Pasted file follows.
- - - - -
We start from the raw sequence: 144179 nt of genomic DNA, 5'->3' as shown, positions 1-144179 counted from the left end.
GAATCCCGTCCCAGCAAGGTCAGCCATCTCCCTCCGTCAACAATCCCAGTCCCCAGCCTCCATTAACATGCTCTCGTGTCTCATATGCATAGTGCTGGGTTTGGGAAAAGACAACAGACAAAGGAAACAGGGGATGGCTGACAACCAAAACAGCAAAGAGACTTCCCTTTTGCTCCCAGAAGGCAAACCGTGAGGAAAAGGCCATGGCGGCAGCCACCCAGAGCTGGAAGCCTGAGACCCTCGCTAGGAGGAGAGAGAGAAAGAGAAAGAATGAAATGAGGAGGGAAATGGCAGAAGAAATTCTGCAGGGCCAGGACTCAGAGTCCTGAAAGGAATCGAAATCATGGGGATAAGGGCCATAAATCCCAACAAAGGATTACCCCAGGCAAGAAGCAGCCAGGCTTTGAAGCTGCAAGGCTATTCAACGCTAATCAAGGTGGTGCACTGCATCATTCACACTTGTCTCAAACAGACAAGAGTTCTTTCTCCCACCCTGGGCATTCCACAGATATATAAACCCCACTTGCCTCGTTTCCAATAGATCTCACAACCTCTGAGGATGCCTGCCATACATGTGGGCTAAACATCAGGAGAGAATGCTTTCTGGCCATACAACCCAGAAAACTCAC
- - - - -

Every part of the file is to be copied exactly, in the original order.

We start from the raw sequence: 144179 nt of genomic DNA, 5'->3' as shown, positions 1-144179 counted from the left end.
GAATCCCGTCCCAGCAAGGTCAGCCATCTCCCTCCGTCAACAATCCCAGTCCCCAGCCTCCATTAACATGCTCTCGTGTCTCATATGCATAGTGCTGGGTTTGGGAAAAGACAACAGACAAAGGAAACAGGGGATGGCTGACAACCAAAACAGCAAAGAGACTTCCCTTTTGCTCCCAGAAGGCAAACCGTGAGGAAAAGGCCATGGCGGCAGCCACCCAGAGCTGGAAGCCTGAGACCCTCGCTAGGAGGAGAGAGAGAAAGAGAAAGAATGAAATGAGGAGGGAAATGGCAGAAGAAATTCTGCAGGGCCAGGACTCAGAGTCCTGAAAGGAATCGAAATCATGGGGATAAGGGCCATAAATCCCAACAAAGGATTACCCCAGGCAAGAAGCAGCCAGGCTTTGAAGCTGCAAGGCTATTCAACGCTAATCAAGGTGGTGCACTGCATCATTCACACTTGTCTCAAACAGACAAGAGTTCTTTCTCCCACCCTGGGCATTCCACAGATATATAAACCCCACTTGCCTCGTTTCCAATAGATCTCACAACCTCTGAGGATGCCTGCCATACATGTGGGCTAAACATCAGGAGAGAATGCTTTCTGGCCATACAACCCAGAAAACTCAC